What are Gantry Crane Wheels?

Are you looking to incorporate a new gantry crane into your construction portfolio? It’s a great idea, but you’ll want to know as much as you can about these vehicles, ahead of time. Specifically, you’ll want to know about gantry crane wheels, from what they do to what they’re made out of, and everything in between.

So join us today as we break down this crucial component in the gantry crane system.

What Are Gantry Crane Wheels?

In a gantry crane, the wheel serves a critical role: to withstand its weight while running on the track as smoothly as possible. This, in turn, allows the gantry crane to operate as it should, lifting loads and carrying them from one end of the beam to the other. Throughout all of this, crane wheels are under a lot of stress and should be made strong and durable.

Gantry or bridge crane wheels are typically either single or double rim. Single rim flanged track wheels are common, mainly used in gantry cranes under 5 tonnes. You’ll also see them on double beam bridge gantry cranes.

A double rim is chiefly found on heavier gantry cranes, double beam bridge gantry cranes, and mechanisms for crane operation. They’re also more than adequate for casting crane operation mechanisms and electric flat cars, as well as many others.

Non-flanged track wheels are also available.

What Are They Made Of?

Because crane wheels are put under so much stress, they must be made out of hardy materials for longevity. The hardness of the steel you use to make your wheel influences its “toughness.”

These wheels are made from raw materials and alloys. These may also include low-or-medium-carbon steel. With medium carbon steel, we find a much wider availability of the material and a subsequent drop in cost. As a result, this is easily the most commonly used raw material in this field.

Why You Need One

“So,” you’re wondering, “It’s a crane that uses wheels to lift and move things. What are the benefits for my construction business?” Well, as luck would have it, there are more than a few great benefits:

  • 100% mobility
  • Rapid assembly
  • Versatility
  • Easy customization

A gantry crane is a versatile option, first and foremost, because it can be used both indoors and outdoors. Use steel or aluminum. Adjust the height, span, or tread.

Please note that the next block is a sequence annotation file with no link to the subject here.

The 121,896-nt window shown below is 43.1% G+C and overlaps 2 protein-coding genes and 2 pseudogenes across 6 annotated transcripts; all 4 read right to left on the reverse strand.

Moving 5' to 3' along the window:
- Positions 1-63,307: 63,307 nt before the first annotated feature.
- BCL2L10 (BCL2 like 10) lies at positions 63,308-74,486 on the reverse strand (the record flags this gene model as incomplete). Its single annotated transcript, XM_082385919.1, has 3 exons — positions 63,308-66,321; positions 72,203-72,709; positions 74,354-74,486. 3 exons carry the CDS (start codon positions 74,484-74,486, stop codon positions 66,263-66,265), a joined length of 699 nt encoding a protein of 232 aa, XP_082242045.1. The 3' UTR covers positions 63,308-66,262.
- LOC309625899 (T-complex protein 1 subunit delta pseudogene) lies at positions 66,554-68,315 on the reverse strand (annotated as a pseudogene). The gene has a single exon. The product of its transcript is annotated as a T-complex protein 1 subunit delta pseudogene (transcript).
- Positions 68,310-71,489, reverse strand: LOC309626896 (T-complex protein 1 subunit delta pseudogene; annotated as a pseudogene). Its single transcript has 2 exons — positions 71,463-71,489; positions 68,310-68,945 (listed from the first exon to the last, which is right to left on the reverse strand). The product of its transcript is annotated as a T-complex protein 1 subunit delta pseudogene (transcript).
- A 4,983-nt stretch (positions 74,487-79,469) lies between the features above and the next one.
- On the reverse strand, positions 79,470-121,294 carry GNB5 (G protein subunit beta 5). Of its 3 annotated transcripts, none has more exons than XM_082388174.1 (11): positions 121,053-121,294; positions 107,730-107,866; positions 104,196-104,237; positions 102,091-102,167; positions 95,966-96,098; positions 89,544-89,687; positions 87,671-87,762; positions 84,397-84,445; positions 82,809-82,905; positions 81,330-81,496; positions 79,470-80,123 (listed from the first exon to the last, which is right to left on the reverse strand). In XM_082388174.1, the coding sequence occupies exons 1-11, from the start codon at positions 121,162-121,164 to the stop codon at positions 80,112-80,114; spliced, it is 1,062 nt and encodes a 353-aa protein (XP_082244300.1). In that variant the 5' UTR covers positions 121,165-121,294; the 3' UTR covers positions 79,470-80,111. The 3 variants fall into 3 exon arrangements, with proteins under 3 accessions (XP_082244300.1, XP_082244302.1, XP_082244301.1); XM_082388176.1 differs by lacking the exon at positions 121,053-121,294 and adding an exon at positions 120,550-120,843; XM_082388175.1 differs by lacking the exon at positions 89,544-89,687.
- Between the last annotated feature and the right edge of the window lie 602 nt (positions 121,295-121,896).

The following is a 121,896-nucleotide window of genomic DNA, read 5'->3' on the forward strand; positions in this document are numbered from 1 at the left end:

Quick, modular assembly means a gantry crane can roll up to where it needs to be used and be operating within seconds. Single leg gantries even exist for jobs where space is an issue problem, lifting using wall-mounted I-beams and A-frame leg. 

Time To Get Wheel, With A Gantry Crane

The benefits of a gantry crane boil down to two things: versatility and maneuverability. It’s a powerhouse of lifting capability, designed to be put to use in diverse and demanding situations. And gantry crane wheels have a lot to do with that.

Are you looking for more great content, straight from the construction site? Check out some of our other blogs, today, or get in touch to find out more about our service portfolio.

What Are Overhead Crane Training Requirements? Things to Know to Pass

Do you want to be an overhead crane operator? If so, you should know what to expect from the role. Overhead crane operators lift and move materials, products, and machines. This requires knowledge of rigging, proper operation, maintenance, and signaling.

To gain the knowledge you need for the role, every overhead crane operator must undergo training. The typical training is only a few days long and includes practical lessons and classroom theory.

Most employers provide this training. You may also take different tests through the National Commission for the Certification of Crane Operators (NCCCO).

What can you expect from overhead crane training? Here are the overhead crane training requirements you need to pass.

Physical Ability

Overhead crane operation is a physically demanding job. Most operators are often on their feet. When you are sitting, you’re using your arms and legs to control machines, tools, and equipment. Most of the work is done at great heights, and you’ll work with potentially dangerous machinery.